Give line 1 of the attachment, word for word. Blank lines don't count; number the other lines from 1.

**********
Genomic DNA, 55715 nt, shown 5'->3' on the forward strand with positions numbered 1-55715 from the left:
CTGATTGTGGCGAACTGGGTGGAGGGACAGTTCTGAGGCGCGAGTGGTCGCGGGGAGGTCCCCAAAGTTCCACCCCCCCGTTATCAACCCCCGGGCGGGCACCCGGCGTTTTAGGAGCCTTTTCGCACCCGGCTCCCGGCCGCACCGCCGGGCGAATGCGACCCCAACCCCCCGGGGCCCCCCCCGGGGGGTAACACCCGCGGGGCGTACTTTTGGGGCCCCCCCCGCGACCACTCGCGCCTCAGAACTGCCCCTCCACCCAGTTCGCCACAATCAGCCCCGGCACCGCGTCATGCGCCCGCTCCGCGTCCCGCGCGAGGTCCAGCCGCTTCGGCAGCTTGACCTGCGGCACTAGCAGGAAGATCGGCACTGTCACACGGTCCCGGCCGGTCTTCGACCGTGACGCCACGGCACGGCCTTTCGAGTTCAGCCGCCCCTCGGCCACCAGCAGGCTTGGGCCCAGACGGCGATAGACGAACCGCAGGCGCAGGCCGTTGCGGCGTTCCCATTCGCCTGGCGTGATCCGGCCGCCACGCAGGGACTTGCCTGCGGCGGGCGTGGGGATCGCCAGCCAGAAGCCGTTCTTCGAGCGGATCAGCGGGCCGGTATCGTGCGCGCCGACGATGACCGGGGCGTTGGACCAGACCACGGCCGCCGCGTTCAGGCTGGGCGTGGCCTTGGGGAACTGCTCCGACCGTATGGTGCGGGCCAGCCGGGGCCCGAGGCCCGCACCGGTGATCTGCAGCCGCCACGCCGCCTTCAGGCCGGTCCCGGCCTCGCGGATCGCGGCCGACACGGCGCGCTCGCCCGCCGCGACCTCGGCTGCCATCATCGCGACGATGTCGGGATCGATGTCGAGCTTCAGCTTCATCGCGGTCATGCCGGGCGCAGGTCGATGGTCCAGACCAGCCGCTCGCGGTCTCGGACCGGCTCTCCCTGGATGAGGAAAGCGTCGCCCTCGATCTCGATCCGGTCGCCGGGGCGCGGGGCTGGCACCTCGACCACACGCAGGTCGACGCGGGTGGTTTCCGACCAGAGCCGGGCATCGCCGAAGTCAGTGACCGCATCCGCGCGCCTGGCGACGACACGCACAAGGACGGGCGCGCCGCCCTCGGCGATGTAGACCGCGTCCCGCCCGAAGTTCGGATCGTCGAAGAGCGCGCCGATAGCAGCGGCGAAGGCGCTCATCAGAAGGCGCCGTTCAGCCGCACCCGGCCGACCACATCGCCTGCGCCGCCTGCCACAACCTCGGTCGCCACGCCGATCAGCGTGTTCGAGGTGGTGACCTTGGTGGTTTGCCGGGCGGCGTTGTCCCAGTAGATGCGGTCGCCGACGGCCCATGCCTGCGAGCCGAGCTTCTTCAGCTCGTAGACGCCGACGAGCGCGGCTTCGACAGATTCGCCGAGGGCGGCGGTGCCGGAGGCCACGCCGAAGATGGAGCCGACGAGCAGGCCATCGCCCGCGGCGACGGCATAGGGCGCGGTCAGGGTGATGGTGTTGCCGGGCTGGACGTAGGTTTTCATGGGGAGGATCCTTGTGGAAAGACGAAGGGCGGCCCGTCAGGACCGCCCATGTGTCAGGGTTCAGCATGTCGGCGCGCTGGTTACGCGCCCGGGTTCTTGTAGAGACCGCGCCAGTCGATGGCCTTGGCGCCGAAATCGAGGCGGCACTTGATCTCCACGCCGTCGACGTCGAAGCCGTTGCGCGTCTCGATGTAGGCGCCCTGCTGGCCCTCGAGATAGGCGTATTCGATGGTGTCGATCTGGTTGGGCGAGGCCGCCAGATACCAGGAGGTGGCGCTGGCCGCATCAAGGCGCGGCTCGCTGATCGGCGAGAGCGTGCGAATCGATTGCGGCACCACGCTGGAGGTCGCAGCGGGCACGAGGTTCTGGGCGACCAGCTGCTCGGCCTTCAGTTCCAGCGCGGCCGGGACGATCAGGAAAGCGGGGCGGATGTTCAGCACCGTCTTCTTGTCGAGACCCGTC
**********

Genomic DNA, 55715 nt, shown 5'->3' on the forward strand with positions numbered 1-55715 from the left: